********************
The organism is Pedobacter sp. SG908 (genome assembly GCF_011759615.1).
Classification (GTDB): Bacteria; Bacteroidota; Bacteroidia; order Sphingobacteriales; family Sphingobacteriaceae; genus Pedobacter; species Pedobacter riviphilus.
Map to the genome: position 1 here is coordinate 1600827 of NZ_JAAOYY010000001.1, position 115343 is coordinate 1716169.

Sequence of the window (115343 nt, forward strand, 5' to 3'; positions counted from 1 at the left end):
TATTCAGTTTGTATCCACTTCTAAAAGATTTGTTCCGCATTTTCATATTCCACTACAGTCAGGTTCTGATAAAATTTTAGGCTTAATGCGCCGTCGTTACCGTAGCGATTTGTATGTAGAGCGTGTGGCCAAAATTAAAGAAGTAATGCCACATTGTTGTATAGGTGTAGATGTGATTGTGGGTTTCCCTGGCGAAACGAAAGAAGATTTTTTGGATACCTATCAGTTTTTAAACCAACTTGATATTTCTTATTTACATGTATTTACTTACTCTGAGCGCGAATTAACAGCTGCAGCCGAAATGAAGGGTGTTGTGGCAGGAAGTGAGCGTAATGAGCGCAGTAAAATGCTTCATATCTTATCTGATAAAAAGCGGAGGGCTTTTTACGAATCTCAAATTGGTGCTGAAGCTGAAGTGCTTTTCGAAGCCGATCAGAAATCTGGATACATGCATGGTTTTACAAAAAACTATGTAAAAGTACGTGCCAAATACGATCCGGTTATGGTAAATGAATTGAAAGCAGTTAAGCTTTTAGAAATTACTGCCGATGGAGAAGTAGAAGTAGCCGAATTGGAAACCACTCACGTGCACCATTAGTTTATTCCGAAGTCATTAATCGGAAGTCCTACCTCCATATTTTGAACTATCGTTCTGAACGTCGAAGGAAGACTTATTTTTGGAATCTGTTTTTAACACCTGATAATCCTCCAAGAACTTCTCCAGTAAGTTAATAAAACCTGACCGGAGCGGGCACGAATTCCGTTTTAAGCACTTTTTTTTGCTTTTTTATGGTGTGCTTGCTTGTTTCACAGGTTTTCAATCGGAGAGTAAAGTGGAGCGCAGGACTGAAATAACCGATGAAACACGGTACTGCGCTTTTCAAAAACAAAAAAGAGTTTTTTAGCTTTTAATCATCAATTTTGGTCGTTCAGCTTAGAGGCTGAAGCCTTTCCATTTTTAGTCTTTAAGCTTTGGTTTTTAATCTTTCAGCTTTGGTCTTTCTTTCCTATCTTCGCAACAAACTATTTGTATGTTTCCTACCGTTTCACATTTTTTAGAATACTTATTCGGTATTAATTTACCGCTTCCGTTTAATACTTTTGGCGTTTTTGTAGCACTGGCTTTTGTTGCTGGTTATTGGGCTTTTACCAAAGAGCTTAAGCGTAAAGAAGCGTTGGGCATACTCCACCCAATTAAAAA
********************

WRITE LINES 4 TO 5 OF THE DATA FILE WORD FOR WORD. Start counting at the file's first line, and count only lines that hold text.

Sequence of the window (115343 nt, forward strand, 5' to 3'; positions counted from 1 at the left end):
TATTCAGTTTGTATCCACTTCTAAAAGATTTGTTCCGCATTTTCATATTCCACTACAGTCAGGTTCTGATAAAATTTTAGGCTTAATGCGCCGTCGTTACCGTAGCGATTTGTATGTAGAGCGTGTGGCCAAAATTAAAGAAGTAATGCCACATTGTTGTATAGGTGTAGATGTGATTGTGGGTTTCCCTGGCGAAACGAAAGAAGATTTTTTGGATACCTATCAGTTTTTAAACCAACTTGATATTTCTTATTTACATGTATTTACTTACTCTGAGCGCGAATTAACAGCTGCAGCCGAAATGAAGGGTGTTGTGGCAGGAAGTGAGCGTAATGAGCGCAGTAAAATGCTTCATATCTTATCTGATAAAAAGCGGAGGGCTTTTTACGAATCTCAAATTGGTGCTGAAGCTGAAGTGCTTTTCGAAGCCGATCAGAAATCTGGATACATGCATGGTTTTACAAAAAACTATGTAAAAGTACGTGCCAAATACGATCCGGTTATGGTAAATGAATTGAAAGCAGTTAAGCTTTTAGAAATTACTGCCGATGGAGAAGTAGAAGTAGCCGAATTGGAAACCACTCACGTGCACCATTAGTTTATTCCGAAGTCATTAATCGGAAGTCCTACCTCCATATTTTGAACTATCGTTCTGAACGTCGAAGGAAGACTTATTTTTGGAATCTGTTTTTAACACCTGATAATCCTCCAAGAACTTCTCCAGTAAGTTAATAAAACCTGACCGGAGCGGGCACGAATTCCGTTTTAAGCACTTTTTTTTGCTTTTTTATGGTGTGCTTGCTTGTTTCACAGGTTTTCAATCGGAGAGTAAAGTGGAGCGCAGGACTGAAATAACCGATGAAACACGGTACTGCGCTTTTCAAAAACAAAAAAGAGTTTTTTAGCTTTTAATCATCAATTTTGGTCGTTCAGCTTAGAGGCTGAAGCCTTTCCATTTTTAGTCTTTAAGCTTTGGTTTTTAATCTTTCAGCTTTGGTCTTTCTTTCCTATCTTCGCAACAAACTATTTGTATGTTTCCTACCGTTTCACATTTTTTAGAATACTTATTCGGTATTAATTTACCGCTTCCGTTTAATACTTTTGGCGTTTTTGTAGCACTGGCTTTTGTTGCTGGTTATTGGGCTTTTACCAAAGAGCTTAAGCGTAAAGAAGCGTTGGGCATACTCCACCCAATTAAAAA